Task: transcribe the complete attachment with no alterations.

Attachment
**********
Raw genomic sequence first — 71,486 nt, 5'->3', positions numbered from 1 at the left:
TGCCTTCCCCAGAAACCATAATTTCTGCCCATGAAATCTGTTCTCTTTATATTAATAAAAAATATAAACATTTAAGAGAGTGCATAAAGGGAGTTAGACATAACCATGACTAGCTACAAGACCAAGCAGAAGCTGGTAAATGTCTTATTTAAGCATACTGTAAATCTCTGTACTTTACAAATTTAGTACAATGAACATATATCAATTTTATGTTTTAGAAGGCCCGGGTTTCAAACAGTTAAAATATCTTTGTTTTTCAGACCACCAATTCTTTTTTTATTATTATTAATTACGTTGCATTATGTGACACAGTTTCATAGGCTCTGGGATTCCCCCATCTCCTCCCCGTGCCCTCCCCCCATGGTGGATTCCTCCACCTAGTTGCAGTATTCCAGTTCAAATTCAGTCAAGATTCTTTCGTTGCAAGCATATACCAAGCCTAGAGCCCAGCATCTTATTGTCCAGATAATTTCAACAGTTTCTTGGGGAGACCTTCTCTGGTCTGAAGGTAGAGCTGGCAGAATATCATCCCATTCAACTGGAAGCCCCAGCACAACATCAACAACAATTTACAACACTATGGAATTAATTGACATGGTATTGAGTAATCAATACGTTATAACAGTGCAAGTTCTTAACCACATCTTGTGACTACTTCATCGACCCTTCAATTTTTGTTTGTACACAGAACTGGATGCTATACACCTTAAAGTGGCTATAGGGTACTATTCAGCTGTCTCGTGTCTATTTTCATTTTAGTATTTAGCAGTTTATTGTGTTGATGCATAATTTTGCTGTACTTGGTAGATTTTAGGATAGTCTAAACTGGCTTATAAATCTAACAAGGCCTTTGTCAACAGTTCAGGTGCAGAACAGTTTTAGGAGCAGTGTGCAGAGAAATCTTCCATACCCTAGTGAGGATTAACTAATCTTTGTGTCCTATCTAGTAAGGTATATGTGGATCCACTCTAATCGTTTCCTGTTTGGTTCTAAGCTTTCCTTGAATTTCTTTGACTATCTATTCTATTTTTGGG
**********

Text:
Raw genomic sequence first — 71,486 nt, 5'->3', positions numbered from 1 at the left:
TGCCTTCCCCAGAAACCATAATTTCTGCCCATGAAATCTGTTCTCTTTATATTAATAAAAAATATAAACATTTAAGAGAGTGCATAAAGGGAGTTAGACATAACCATGACTAGCTACAAGACCAAGCAGAAGCTGGTAAATGTCTTATTTAAGCATACTGTAAATCTCTGTACTTTACAAATTTAGTACAATGAACATATATCAATTTTATGTTTTAGAAGGCCCGGGTTTCAAACAGTTAAAATATCTTTGTTTTTCAGACCACCAATTCTTTTTTTATTATTATTAATTACGTTGCATTATGTGACACAGTTTCATAGGCTCTGGGATTCCCCCATCTCCTCCCCGTGCCCTCCCCCCATGGTGGATTCCTCCACCTAGTTGCAGTATTCCAGTTCAAATTCAGTCAAGATTCTTTCGTTGCAAGCATATACCAAGCCTAGAGCCCAGCATCTTATTGTCCAGATAATTTCAACAGTTTCTTGGGGAGACCTTCTCTGGTCTGAAGGTAGAGCTGGCAGAATATCATCCCATTCAACTGGAAGCCCCAGCACAACATCAACAACAATTTACAACACTATGGAATTAATTGACATGGTATTGAGTAATCAATACGTTATAACAGTGCAAGTTCTTAACCACATCTTGTGACTACTTCATCGACCCTTCAATTTTTGTTTGTACACAGAACTGGATGCTATACACCTTAAAGTGGCTATAGGGTACTATTCAGCTGTCTCGTGTCTATTTTCATTTTAGTATTTAGCAGTTTATTGTGTTGATGCATAATTTTGCTGTACTTGGTAGATTTTAGGATAGTCTAAACTGGCTTATAAATCTAACAAGGCCTTTGTCAACAGTTCAGGTGCAGAACAGTTTTAGGAGCAGTGTGCAGAGAAATCTTCCATACCCTAGTGAGGATTAACTAATCTTTGTGTCCTATCTAGTAAGGTATATGTGGATCCACTCTAATCGTTTCCTGTTTGGTTCTAAGCTTTCCTTGAATTTCTTTGACTATCTATTCTATTTTTGGG